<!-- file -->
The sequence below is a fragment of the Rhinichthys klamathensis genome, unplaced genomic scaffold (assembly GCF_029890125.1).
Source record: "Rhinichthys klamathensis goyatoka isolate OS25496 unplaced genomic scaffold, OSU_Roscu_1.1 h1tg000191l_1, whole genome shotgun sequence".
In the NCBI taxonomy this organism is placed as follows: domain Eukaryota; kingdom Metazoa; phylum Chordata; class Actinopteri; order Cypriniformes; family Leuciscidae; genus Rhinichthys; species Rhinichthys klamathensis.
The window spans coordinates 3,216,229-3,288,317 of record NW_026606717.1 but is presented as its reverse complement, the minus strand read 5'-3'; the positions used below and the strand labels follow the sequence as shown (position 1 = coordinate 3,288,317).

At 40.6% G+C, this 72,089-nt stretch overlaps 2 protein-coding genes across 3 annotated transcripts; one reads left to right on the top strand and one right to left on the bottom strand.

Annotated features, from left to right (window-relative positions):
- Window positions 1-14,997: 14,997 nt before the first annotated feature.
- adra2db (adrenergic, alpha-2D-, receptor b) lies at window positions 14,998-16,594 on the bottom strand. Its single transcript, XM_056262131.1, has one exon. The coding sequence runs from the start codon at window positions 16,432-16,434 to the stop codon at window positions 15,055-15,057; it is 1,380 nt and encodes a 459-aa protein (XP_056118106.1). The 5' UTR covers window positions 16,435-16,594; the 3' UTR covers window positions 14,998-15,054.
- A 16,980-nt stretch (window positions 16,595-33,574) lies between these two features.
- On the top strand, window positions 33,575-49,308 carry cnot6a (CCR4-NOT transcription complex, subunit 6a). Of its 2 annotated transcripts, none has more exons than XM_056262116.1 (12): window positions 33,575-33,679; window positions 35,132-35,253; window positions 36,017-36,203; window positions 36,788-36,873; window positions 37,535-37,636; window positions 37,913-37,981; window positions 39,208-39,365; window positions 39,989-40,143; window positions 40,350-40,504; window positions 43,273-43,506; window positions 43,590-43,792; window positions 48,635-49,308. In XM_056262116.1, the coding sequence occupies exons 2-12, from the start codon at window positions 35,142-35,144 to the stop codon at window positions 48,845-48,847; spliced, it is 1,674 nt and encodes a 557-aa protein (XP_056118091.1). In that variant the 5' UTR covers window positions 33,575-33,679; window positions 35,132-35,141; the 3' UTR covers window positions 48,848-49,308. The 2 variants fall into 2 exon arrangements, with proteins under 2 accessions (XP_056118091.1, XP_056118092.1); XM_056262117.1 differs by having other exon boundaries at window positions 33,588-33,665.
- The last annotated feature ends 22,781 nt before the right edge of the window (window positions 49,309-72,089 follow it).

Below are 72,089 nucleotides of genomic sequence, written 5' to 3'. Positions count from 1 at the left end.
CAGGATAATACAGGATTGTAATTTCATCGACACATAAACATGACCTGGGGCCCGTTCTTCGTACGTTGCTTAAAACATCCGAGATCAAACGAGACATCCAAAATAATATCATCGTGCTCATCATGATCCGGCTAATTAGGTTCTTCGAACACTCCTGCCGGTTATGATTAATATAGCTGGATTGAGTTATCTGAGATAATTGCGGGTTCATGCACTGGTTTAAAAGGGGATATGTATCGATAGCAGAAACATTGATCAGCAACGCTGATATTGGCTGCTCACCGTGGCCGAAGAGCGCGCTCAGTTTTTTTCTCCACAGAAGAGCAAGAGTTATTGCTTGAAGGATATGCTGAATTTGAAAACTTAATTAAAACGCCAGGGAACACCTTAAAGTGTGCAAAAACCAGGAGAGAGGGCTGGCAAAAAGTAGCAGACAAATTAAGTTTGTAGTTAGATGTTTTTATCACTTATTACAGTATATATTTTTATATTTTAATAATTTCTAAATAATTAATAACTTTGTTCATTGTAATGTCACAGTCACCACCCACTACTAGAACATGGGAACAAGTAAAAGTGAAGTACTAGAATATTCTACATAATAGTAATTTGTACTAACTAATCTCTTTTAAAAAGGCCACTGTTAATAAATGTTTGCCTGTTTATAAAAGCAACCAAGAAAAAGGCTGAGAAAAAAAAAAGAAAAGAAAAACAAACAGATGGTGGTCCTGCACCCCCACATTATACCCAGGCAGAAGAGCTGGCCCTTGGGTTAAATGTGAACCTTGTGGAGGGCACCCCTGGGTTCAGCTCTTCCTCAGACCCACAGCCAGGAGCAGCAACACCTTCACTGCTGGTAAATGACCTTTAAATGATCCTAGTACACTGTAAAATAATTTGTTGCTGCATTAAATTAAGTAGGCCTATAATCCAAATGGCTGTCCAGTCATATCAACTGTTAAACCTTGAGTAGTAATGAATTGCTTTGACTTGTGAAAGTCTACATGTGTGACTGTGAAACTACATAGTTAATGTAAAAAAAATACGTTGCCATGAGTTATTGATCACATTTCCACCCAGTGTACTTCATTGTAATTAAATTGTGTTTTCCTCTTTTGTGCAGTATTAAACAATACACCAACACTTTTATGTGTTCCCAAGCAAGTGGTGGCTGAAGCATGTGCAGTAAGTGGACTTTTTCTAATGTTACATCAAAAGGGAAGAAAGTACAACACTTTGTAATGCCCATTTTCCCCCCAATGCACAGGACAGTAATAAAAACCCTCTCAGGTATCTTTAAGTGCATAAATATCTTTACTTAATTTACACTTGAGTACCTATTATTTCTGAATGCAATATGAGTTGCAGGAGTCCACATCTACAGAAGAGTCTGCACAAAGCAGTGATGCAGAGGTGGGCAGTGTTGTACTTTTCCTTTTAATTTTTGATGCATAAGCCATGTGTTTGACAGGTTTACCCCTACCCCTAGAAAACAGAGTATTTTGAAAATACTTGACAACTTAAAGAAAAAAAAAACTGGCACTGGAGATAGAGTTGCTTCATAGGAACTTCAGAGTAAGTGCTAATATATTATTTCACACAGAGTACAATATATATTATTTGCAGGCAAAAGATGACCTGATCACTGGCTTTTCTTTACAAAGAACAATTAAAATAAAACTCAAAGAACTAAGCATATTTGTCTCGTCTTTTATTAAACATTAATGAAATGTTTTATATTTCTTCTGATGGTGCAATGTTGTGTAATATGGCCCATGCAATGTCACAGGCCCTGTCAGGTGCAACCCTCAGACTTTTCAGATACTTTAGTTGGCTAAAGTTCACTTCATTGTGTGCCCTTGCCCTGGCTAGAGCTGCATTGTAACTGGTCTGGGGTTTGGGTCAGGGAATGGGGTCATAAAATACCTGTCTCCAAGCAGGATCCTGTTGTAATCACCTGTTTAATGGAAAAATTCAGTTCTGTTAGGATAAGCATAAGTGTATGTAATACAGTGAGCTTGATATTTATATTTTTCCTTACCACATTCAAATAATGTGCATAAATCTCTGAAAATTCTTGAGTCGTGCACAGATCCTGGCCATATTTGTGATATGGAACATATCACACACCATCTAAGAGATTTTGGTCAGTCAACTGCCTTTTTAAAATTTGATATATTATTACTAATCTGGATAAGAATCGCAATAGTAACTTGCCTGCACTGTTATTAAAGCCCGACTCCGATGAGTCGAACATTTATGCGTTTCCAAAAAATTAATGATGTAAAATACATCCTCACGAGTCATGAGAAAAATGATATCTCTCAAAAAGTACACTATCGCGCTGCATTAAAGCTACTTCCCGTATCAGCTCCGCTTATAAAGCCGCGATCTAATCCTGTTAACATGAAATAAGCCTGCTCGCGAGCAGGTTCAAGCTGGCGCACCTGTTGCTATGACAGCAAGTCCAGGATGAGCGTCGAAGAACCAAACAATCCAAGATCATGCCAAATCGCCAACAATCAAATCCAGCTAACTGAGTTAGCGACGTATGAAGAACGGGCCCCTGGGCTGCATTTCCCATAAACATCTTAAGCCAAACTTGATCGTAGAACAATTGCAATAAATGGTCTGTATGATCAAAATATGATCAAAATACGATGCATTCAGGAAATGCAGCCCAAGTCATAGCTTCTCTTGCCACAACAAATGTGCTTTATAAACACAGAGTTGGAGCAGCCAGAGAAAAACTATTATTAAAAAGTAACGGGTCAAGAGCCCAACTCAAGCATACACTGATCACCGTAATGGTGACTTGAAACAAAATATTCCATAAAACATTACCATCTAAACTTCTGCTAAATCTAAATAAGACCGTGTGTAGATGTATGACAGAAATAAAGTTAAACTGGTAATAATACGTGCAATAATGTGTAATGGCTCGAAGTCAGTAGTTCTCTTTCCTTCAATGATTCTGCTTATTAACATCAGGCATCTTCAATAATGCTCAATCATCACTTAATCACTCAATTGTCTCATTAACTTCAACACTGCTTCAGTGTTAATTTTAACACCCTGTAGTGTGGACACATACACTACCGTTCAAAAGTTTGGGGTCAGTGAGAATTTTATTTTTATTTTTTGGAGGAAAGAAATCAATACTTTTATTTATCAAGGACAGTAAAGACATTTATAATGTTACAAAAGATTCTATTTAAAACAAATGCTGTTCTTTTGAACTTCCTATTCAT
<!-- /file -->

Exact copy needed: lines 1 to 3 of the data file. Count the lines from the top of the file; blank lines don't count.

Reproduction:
The sequence below is a fragment of the Rhinichthys klamathensis genome, unplaced genomic scaffold (assembly GCF_029890125.1).
Source record: "Rhinichthys klamathensis goyatoka isolate OS25496 unplaced genomic scaffold, OSU_Roscu_1.1 h1tg000191l_1, whole genome shotgun sequence".
In the NCBI taxonomy this organism is placed as follows: domain Eukaryota; kingdom Metazoa; phylum Chordata; class Actinopteri; order Cypriniformes; family Leuciscidae; genus Rhinichthys; species Rhinichthys klamathensis.